‘Dream Big’ Film Inspires Area Students to Look Twice at Engineering
LSU College of Engineering Recruiting and Outreach Manager Andy Osborn said that when he first viewed the film, “Dream Big: Engineering Our World,” he knew it had to be shared with students in the Baton Rouge community.
“I was shocked by the amount of overlap between the movie and things going on within the college,” Osborn said.
Consequently, a screening was held at the Louisiana Arts & Sciences Museum in downtown Baton Rouge.
In the film, Angelica Hernandez, Avery Bang, Steve Burrows and Menzer Pehilivan shared their personal experiences on how an interest in science, technology, engineering and math, or STEM, helped them to change the lives of people across the world.
For example, Hernandez is a Mexican immigrant turned leading Arizona engineer who got her start in the robotics club at Carl Hayden High School. In 2004, her robotics team defeated the Massachusetts Institute of Technology in a robotics competition.
Bang founded Bridges to Prosperity’s University Program, a nonprofit social enterprise that provides isolated communities with access to a variety of opportunities by building footbridges over impassable rivers.
For the students in attendance, stories like that of Hernandez and Bang were inspiring.
Trinity Wicker, a student at Southern University Laboratory School, wanted to major in chemical engineering but after seeing the film, may pursue a degree in electrical or mechanical engineering.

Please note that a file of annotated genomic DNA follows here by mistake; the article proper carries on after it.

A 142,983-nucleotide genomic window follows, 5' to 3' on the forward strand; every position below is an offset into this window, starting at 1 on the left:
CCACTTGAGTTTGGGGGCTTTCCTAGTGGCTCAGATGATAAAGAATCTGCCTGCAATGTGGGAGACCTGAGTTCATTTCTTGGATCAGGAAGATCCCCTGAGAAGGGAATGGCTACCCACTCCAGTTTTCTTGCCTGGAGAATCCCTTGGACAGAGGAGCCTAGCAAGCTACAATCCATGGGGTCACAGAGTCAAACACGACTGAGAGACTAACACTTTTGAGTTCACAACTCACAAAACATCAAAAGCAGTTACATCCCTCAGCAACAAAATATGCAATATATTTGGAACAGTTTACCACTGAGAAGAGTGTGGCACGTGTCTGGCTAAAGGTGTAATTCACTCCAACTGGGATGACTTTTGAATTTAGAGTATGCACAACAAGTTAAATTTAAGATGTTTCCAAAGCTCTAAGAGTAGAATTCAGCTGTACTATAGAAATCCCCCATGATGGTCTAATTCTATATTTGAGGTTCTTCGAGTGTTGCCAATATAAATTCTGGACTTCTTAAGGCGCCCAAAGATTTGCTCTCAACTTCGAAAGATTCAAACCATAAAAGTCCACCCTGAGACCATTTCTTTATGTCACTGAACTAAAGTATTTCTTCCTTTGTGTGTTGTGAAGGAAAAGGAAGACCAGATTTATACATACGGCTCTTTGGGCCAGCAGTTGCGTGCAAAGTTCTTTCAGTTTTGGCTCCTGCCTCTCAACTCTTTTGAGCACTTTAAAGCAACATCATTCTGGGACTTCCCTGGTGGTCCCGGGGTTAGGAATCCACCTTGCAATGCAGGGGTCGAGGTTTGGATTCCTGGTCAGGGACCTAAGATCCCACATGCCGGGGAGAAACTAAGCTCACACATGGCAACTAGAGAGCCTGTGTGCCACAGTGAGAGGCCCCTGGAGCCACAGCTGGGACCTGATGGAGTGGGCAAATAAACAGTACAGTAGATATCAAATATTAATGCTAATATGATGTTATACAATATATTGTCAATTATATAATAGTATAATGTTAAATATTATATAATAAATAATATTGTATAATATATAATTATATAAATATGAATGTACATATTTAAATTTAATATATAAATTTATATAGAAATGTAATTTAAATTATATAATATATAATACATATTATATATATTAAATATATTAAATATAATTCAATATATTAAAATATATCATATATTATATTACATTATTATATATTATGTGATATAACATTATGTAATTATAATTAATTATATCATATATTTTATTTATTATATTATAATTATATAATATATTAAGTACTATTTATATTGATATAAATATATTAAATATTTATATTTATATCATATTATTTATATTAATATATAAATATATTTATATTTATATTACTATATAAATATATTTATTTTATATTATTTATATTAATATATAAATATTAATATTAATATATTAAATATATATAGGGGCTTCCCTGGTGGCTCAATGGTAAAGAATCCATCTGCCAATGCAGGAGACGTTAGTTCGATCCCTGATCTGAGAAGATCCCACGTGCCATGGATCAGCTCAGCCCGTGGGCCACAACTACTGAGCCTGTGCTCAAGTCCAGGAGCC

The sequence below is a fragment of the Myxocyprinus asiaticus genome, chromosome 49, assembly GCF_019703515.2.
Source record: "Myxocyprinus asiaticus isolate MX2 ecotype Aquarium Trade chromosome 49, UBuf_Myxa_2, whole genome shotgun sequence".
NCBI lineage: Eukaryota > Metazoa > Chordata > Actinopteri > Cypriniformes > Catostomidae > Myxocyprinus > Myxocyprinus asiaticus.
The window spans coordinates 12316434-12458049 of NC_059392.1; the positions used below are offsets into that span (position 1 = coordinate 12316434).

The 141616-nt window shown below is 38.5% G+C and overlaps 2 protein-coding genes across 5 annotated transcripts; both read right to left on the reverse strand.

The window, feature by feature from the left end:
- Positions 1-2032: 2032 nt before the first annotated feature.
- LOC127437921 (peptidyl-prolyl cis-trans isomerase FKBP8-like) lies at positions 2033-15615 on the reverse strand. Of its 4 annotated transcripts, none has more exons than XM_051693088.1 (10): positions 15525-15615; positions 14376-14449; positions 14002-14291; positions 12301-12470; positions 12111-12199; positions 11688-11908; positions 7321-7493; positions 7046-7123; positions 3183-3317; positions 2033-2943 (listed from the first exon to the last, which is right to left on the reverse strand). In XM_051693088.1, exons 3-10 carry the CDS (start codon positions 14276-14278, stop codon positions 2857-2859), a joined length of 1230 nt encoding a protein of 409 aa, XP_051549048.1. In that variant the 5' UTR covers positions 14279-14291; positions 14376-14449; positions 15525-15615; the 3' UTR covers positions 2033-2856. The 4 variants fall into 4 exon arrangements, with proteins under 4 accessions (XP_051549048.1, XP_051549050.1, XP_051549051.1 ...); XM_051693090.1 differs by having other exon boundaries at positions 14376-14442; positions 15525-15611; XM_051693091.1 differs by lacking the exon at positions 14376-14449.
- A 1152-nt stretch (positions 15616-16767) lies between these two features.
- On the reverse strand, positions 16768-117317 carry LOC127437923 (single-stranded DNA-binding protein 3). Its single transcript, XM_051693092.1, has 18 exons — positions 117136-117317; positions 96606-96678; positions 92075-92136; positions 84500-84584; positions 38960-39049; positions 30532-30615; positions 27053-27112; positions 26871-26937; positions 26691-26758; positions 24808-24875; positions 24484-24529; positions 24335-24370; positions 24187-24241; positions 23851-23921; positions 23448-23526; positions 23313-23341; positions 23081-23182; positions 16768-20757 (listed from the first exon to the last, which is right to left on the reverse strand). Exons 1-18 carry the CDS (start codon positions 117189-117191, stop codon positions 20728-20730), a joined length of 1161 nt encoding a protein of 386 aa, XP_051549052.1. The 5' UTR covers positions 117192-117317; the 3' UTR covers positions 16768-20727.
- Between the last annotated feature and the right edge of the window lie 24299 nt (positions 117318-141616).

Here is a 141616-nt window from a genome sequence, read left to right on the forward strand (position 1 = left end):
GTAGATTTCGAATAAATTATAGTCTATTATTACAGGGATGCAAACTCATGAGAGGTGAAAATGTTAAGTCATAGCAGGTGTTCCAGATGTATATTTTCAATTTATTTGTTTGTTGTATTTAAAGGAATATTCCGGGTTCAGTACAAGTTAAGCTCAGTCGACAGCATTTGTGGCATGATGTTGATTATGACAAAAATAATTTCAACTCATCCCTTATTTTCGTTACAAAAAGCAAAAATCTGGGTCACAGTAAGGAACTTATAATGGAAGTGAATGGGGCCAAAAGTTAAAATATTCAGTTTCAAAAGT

“It has really opened my eyes to things I didn’t know about,” Wicker said.
Wicker wasn’t the only student surprised by the personal stories in the film.
Paulina Bourgeois has always been interested in earning a degree in biological engineering and going to medical school. However, the St. Michael the Archangel High School student said she really liked the bridge project.
“Instead of taking an engineering job that pays a lot of money, [Bang] did something that was beneficial to others,” Bourgeois said. “I thought that was really cool.”
“Hopefully the students are inspired by [Dream Big] because there are a lot of cool and inspiring stories,” Osborn said. “Especially about how educators and engineers in the field can help to inspire the next generation of engineers.”
To learn more about “Dream Big: Engineering Our World,” visit https://www.dreambigfilm.com/.
To learn more about the College of Engineering, visit www.lsu.edu/eng and follow us on Facebook, Twitter, Instagram and Snapchat @lsuengineering.
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Article by Raven Nichols, communications intern. For more information contact Josh Duplechain, director of communications, at firstname.lastname@example.org.